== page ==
Mourners visit a makeshift memorial near the Inland Regional Center on Dec. 4, 2015, in San Bernardino, California. The FBI officially labeled the attack carried out by Syed Farook and his wife, Tashfeen Malik, an act of terrorism. (Justin Sullivan/Getty Images)
When Gregory Clayborn heard that his daughter, Sierra, had been one of 14 people killed in a mass shooting in San Bernardino on Dec. 2, 2015, he says he was filled with rage.
"But I decided to channel that rage into something positive to try and bring about a change so that this won't have to happen again," Clayborn says.
For Clayborn, that change is getting digital platforms like Facebook, Twitter and Google to prevent terrorist organizations like ISIS from using their websites.
In a lawsuit filed along with the families of two other victims, Clayborn claims the technology companies know ISIS is using their platforms to recruit followers and plan attacks, and that they aren't doing enough to prevent it.
"For years, Defendants have knowingly and recklessly provided the terrorist group ISIS with accounts to use its social networks as a tool for spreading extremist propaganda, raising funds, and attracting new recruits," alleges the lawsuit, which was filed in federal district court in Los Angeles on May 3.
Tashfeen Malik, who opened fire at the Inland Regional Center along with her husband, Syed Rizwan Farook, on Dec. 2, 2015, pledged allegiance to ISIS on her Facebook page the day of the attack and had exchanged messages on the platform about her desire to carry out an attack.
The lawsuit details numerous other examples of terrorist organizations' active presence on social media sites and their use of those sites to recruit and radicalize individuals who go on to commit acts of terror.
The suit is the latest chapter in what has become an ongoing legal battle to force companies to take a more active role in preventing terrorists from using their platforms. A similar suit was filed against the same three companies in connection with the June 12, 2016, massacre at the Pulse nightclub in Orlando, Florida.
Current law offers digital platforms broad protections from liability for content posted by users, which would protect companies like Facebook, Twitter and Google from these types of suits.
Clayborn's attorneys argue this law doesn't protect them because they are making money by putting advertisements on ISIS posts and pages. They say this creates new content that the companies should be held responsible for.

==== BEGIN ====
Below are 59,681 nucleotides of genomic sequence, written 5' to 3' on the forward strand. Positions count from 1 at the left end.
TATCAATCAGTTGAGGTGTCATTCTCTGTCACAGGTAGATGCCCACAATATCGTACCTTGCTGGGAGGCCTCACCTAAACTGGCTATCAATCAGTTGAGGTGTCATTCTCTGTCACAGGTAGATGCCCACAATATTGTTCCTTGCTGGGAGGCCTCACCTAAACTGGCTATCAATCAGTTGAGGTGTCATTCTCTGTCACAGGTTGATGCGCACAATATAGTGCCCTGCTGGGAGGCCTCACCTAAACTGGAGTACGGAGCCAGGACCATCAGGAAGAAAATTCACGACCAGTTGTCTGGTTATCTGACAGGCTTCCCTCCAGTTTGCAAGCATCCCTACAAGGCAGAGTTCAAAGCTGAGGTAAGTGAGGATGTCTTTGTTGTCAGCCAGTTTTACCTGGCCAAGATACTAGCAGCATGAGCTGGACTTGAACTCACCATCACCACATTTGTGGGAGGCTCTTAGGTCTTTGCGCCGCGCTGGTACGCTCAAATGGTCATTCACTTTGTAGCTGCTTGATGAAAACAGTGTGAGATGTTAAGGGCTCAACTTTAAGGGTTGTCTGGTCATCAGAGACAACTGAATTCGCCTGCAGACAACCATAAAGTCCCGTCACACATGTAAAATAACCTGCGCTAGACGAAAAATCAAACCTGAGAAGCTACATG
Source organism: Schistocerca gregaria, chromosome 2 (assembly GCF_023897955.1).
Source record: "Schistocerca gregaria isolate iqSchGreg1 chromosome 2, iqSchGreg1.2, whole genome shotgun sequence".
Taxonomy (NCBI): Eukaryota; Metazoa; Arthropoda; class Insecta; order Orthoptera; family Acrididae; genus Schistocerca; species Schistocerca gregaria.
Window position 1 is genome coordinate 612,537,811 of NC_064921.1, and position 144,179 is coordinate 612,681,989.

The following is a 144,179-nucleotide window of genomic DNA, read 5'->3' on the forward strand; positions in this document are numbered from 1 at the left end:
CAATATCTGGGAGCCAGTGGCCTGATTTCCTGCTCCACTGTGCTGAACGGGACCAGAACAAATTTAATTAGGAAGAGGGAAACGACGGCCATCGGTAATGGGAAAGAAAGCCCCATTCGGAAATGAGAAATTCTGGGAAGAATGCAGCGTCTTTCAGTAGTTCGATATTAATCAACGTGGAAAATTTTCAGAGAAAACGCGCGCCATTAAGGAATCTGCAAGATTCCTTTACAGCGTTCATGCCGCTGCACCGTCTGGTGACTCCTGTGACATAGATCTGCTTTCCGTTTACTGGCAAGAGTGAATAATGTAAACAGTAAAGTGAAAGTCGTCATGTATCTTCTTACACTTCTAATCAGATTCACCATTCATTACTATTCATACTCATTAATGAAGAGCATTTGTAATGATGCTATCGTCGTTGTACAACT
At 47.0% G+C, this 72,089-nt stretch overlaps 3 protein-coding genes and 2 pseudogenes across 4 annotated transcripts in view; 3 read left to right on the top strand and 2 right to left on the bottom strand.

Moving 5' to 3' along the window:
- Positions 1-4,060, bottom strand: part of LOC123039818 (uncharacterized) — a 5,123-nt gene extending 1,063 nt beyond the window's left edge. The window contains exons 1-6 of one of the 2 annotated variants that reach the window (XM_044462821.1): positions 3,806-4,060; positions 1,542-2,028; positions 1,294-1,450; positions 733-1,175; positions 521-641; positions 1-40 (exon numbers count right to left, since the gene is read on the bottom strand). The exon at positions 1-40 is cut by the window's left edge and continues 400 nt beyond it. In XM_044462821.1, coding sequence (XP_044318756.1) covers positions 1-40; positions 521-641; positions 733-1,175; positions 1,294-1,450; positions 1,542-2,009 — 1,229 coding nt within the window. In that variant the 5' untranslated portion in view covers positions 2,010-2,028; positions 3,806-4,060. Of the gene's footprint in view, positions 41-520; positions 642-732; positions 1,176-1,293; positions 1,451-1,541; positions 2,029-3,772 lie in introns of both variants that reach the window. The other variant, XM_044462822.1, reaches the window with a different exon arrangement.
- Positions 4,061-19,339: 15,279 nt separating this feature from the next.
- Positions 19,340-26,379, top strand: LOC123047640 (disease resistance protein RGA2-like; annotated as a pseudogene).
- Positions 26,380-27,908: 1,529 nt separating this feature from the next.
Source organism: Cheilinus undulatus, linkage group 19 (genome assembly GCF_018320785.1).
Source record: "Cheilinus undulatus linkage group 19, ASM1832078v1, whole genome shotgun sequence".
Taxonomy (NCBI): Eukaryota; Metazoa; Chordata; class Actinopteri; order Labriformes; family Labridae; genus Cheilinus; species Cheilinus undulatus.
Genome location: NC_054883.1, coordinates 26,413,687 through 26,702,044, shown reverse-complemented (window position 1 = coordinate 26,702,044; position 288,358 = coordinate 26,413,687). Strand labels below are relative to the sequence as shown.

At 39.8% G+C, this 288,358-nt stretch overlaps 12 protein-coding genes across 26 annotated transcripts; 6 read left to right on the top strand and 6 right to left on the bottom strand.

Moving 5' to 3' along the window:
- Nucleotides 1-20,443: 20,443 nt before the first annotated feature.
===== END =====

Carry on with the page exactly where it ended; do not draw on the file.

"Their bottom line is making money," Clayborn says about Facebook, Google and Twitter. "They don't really care about anything else. If they did, they'd have algorithms to stop this and monitor this type of activity. They know how to do it, but they won't do it because of the money involved."
Clayborn wants the sites to shut down any accounts connected with terrorists or terrorist organizations, but some worry that could lead to regular users having their content censored as well.
"Generally, we find the more you do to prevent criminals and terrorists from using the internet, the more you're going to be preventing legitimate internet users from doing the same things," says Jeremy Malcolm, a senior global policy analyst with the Electronic Frontier Foundation.
Malcolm says the voices pushing for more content regulation have gained steam after concerns over the proliferation of "fake news" during the 2016 presidential campaign and terror attacks in the United States and abroad. But he says it's not reasonable to expect terrorists not to use social media any more than one could expect them not to use roads or the post office.
Instead, he advocates for empowering users to call out and report dangerous content like they would on a subway or at an airport.
"I think that's the best approach rather than requiring platforms to proactively seek out and remove information, because they're going to make mistakes if that happens," he says. "That's just going to lead to unnecessary censorship."
Clayborn says that argument doesn't work when you've lost a child to an act of terror.
"Where would you be if you were the parent of that child? Would you still be talking about limiting the censoring of the internet? Or would you be pursuing a way so that this wouldn't happen to anyone else?" he asks.
A Facebook spokesperson said in an email, "There is no place on Facebook for groups that engage in terrorist activity or for content that expresses support for such activity, and we take swift action to remove this content when it’s reported to us."
A Twitter spokesperson declined to comment, and Google did not respond to KQED's request for comment.